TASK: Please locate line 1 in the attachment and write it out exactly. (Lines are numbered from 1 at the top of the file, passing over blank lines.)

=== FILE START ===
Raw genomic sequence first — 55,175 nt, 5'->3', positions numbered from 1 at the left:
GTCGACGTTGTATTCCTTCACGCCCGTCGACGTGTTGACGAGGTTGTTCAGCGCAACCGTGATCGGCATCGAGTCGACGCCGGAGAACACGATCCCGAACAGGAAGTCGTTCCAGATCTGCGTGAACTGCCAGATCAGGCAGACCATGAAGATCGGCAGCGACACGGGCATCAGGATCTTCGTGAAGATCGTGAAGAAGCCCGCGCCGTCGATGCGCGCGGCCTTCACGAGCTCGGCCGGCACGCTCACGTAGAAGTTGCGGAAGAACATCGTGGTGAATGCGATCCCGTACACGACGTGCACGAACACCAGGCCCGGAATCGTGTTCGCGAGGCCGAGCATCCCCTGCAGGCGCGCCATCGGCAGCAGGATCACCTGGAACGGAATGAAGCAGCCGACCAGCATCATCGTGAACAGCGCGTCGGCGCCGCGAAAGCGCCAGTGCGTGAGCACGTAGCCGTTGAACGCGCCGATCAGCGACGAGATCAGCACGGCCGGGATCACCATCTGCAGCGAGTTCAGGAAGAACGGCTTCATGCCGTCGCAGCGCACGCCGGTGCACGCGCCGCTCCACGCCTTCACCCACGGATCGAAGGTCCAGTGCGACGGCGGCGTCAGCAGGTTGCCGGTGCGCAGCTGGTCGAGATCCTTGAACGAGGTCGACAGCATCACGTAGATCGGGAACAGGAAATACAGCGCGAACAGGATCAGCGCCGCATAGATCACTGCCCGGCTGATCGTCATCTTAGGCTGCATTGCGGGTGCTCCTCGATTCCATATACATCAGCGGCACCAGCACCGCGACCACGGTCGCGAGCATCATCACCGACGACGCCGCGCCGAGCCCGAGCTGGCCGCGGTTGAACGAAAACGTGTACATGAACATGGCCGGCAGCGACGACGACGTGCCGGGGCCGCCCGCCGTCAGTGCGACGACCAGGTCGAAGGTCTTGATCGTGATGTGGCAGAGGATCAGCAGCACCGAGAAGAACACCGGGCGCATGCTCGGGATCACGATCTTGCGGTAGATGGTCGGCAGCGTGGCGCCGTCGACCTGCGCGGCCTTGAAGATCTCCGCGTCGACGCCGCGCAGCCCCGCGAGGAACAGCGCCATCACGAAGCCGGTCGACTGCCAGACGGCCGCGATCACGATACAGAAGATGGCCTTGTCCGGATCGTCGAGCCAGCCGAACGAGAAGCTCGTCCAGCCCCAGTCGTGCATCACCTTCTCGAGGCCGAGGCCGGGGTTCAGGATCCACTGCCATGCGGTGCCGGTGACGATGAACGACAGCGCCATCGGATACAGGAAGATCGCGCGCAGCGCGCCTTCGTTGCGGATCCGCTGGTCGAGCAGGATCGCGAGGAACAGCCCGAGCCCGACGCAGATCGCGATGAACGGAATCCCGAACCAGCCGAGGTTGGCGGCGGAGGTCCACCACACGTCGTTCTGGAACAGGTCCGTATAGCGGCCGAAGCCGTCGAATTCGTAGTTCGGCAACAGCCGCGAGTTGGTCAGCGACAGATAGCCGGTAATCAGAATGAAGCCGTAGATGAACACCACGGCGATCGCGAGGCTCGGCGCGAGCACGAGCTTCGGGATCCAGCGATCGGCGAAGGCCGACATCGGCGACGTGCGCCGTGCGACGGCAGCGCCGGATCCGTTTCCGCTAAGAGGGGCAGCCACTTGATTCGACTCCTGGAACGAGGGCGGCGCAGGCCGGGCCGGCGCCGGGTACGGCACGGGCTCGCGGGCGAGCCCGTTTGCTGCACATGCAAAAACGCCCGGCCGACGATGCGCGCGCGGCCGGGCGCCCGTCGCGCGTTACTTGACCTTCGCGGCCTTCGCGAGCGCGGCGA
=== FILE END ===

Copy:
Raw genomic sequence first — 55,175 nt, 5'->3', positions numbered from 1 at the left: